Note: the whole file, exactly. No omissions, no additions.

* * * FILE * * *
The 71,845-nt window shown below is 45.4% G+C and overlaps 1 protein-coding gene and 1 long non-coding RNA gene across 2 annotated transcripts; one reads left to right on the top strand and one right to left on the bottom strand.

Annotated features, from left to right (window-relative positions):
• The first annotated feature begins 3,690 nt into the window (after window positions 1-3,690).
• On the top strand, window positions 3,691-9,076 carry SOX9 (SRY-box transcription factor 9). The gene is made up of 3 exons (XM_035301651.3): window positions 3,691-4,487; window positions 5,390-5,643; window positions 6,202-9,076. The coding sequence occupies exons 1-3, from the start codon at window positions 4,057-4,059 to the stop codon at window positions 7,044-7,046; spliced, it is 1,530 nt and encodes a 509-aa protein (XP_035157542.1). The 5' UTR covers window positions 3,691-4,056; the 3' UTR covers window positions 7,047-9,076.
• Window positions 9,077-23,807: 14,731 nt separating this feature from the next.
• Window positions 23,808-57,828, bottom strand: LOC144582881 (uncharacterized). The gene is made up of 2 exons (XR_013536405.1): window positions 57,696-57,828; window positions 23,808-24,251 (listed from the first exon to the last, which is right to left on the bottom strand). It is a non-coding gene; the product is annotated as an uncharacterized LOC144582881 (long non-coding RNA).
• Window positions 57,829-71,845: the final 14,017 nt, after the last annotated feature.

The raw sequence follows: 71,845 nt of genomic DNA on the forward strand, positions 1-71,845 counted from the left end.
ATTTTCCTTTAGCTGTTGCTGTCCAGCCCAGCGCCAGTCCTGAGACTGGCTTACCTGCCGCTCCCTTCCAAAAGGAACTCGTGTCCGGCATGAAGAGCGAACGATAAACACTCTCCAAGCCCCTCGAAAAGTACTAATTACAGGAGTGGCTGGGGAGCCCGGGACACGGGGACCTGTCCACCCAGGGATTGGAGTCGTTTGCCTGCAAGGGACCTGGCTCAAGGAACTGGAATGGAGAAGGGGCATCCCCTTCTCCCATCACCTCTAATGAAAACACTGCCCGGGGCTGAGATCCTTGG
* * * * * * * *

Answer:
The 71,845-nt window shown below is 45.4% G+C and overlaps 1 protein-coding gene and 1 long non-coding RNA gene across 2 annotated transcripts; one reads left to right on the top strand and one right to left on the bottom strand.

Annotated features, from left to right (window-relative positions):
• The first annotated feature begins 3,690 nt into the window (after window positions 1-3,690).
• On the top strand, window positions 3,691-9,076 carry SOX9 (SRY-box transcription factor 9). The gene is made up of 3 exons (XM_035301651.3): window positions 3,691-4,487; window positions 5,390-5,643; window positions 6,202-9,076. The coding sequence occupies exons 1-3, from the start codon at window positions 4,057-4,059 to the stop codon at window positions 7,044-7,046; spliced, it is 1,530 nt and encodes a 509-aa protein (XP_035157542.1). The 5' UTR covers window positions 3,691-4,056; the 3' UTR covers window positions 7,047-9,076.
• Window positions 9,077-23,807: 14,731 nt separating this feature from the next.
• Window positions 23,808-57,828, bottom strand: LOC144582881 (uncharacterized). The gene is made up of 2 exons (XR_013536405.1): window positions 57,696-57,828; window positions 23,808-24,251 (listed from the first exon to the last, which is right to left on the bottom strand). It is a non-coding gene; the product is annotated as an uncharacterized LOC144582881 (long non-coding RNA).
• Window positions 57,829-71,845: the final 14,017 nt, after the last annotated feature.

The raw sequence follows: 71,845 nt of genomic DNA on the forward strand, positions 1-71,845 counted from the left end.
ATTTTCCTTTAGCTGTTGCTGTCCAGCCCAGCGCCAGTCCTGAGACTGGCTTACCTGCCGCTCCCTTCCAAAAGGAACTCGTGTCCGGCATGAAGAGCGAACGATAAACACTCTCCAAGCCCCTCGAAAAGTACTAATTACAGGAGTGGCTGGGGAGCCCGGGACACGGGGACCTGTCCACCCAGGGATTGGAGTCGTTTGCCTGCAAGGGACCTGGCTCAAGGAACTGGAATGGAGAAGGGGCATCCCCTTCTCCCATCACCTCTAATGAAAACACTGCCCGGGGCTGAGATCCTTGG